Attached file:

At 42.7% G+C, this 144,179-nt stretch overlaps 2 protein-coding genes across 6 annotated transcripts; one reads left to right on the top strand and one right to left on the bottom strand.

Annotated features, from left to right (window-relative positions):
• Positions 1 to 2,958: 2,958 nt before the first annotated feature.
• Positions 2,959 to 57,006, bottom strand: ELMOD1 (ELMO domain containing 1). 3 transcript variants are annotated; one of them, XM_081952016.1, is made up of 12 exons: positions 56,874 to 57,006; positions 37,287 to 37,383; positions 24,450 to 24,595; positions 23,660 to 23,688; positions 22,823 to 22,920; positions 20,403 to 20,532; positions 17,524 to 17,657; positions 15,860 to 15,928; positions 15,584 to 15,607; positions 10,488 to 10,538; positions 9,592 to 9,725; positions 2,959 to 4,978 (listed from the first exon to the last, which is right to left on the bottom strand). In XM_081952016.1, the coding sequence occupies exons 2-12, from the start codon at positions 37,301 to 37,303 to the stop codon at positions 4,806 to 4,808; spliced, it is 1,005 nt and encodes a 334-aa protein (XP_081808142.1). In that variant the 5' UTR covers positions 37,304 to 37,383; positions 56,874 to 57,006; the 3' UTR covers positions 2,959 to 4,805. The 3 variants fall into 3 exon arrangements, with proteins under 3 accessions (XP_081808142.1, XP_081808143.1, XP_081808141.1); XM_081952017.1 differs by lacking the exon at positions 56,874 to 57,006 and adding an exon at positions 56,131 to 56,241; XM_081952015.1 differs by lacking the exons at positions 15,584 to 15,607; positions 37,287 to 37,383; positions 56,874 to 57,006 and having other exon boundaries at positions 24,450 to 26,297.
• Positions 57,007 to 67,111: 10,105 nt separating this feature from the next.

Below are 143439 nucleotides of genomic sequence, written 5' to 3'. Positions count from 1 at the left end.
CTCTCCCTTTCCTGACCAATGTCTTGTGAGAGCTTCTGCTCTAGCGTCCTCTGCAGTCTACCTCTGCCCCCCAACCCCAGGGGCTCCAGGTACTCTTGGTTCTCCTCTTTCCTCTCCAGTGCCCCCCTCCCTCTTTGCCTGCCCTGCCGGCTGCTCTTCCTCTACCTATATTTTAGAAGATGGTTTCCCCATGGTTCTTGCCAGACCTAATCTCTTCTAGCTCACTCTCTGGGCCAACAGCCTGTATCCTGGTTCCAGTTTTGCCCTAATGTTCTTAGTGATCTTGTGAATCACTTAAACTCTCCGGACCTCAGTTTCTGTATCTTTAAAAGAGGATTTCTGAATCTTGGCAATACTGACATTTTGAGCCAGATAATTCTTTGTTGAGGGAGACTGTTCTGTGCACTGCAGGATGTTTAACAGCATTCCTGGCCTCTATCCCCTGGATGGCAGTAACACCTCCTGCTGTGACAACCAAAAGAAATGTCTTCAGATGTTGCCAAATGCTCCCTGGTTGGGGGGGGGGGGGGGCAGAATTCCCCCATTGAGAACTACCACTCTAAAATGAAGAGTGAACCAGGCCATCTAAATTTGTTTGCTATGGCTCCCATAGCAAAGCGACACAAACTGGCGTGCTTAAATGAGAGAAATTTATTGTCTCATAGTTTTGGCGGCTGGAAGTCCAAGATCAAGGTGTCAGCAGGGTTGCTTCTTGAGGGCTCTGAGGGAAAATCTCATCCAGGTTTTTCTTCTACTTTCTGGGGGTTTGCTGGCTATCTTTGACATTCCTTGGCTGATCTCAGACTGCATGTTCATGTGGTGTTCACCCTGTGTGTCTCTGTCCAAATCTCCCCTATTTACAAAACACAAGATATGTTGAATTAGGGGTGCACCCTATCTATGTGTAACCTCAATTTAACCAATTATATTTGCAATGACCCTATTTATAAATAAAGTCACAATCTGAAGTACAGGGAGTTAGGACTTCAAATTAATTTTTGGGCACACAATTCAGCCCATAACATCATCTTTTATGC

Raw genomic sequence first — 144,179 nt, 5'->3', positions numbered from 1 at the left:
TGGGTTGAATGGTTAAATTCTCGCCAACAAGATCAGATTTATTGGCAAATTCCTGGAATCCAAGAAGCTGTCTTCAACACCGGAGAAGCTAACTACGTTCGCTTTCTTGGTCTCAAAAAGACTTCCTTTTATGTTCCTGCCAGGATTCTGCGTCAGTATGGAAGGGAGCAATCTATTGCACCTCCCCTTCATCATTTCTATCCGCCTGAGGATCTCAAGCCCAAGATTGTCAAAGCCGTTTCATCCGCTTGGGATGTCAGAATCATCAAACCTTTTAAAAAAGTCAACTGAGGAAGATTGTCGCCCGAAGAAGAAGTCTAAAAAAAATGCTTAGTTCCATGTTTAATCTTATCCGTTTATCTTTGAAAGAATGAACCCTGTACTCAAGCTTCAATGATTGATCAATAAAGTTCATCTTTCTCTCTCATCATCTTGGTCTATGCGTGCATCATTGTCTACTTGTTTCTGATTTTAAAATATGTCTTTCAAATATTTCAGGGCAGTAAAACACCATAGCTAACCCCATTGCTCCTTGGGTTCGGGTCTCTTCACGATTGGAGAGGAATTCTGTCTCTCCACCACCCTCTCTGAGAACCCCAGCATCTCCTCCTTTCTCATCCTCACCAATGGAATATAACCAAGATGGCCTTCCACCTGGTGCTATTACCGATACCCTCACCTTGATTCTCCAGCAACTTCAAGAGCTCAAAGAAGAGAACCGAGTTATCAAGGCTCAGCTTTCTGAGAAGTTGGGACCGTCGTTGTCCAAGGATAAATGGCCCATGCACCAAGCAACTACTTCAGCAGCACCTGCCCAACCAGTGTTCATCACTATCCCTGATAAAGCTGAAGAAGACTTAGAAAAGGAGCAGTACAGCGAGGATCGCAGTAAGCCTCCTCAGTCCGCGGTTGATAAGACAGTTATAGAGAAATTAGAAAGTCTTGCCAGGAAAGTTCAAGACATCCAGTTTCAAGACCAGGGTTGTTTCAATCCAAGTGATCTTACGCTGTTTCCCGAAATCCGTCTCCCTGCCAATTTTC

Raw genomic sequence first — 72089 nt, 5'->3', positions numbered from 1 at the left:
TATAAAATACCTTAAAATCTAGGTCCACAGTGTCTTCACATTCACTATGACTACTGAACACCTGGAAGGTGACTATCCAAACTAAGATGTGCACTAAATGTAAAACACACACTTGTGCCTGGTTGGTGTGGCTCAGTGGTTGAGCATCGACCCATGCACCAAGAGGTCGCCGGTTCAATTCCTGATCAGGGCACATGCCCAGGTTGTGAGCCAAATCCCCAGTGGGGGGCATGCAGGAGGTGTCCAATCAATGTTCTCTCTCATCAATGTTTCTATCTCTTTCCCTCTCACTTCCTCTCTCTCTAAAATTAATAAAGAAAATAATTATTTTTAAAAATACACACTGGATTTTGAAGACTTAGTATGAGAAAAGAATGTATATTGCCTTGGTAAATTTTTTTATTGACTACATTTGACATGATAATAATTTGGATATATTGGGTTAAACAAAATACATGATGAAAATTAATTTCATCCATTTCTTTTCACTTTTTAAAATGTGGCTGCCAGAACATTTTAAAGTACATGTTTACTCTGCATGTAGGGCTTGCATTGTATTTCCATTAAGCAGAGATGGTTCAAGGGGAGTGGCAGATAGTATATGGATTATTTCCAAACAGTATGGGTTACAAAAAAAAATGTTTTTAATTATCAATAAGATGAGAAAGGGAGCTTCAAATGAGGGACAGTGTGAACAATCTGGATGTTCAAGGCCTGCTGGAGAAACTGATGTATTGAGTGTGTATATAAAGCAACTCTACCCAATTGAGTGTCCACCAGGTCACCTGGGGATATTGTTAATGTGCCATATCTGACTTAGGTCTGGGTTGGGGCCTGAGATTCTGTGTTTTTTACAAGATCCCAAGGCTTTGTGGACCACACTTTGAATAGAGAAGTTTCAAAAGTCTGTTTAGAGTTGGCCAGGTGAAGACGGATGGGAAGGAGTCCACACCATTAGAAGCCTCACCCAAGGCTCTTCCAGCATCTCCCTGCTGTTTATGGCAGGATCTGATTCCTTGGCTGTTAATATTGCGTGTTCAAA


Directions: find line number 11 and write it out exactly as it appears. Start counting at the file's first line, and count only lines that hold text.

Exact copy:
TATAAAATACCTTAAAATCTAGGTCCACAGTGTCTTCACATTCACTATGACTACTGAACACCTGGAAGGTGACTATCCAAACTAAGATGTGCACTAAATGTAAAACACACACTTGTGCCTGGTTGGTGTGGCTCAGTGGTTGAGCATCGACCCATGCACCAAGAGGTCGCCGGTTCAATTCCTGATCAGGGCACATGCCCAGGTTGTGAGCCAAATCCCCAGTGGGGGGCATGCAGGAGGTGTCCAATCAATGTTCTCTCTCATCAATGTTTCTATCTCTTTCCCTCTCACTTCCTCTCTCTCTAAAATTAATAAAGAAAATAATTATTTTTAAAAATACACACTGGATTTTGAAGACTTAGTATGAGAAAAGAATGTATATTGCCTTGGTAAATTTTTTTATTGACTACATTTGACATGATAATAATTTGGATATATTGGGTTAAACAAAATACATGATGAAAATTAATTTCATCCATTTCTTTTCACTTTTTAAAATGTGGCTGCCAGAACATTTTAAAGTACATGTTTACTCTGCATGTAGGGCTTGCATTGTATTTCCATTAAGCAGAGATGGTTCAAGGGGAGTGGCAGATAGTATATGGATTATTTCCAAACAGTATGGGTTACAAAAAAAAATGTTTTTAATTATCAATAAGATGAGAAAGGGAGCTTCAAATGAGGGACAGTGTGAACAATCTGGATGTTCAAGGCCTGCTGGAGAAACTGATGTATTGAGTGTGTATATAAAGCAACTCTACCCAATTGAGTGTCCACCAGGTCACCTGGGGATATTGTTAATGTGCCATATCTGACTTAGGTCTGGGTTGGGGCCTGAGATTCTGTGTTTTTTACAAGATCCCAAGGCTTTGTGGACCACACTTTGAATAGAGAAGTTTCAAAAGTCTGTTTAGAGTTGGCCAGGTGAAGACGGATGGGAAGGAGTCCACACCATTAGAAGCCTCACCCAAGGCTCTTCCAGCATCTCCCTGCTGTTTATGGCAGGATCTGATTCCTTGGCTGTTAATATTGCGTGTTCAAA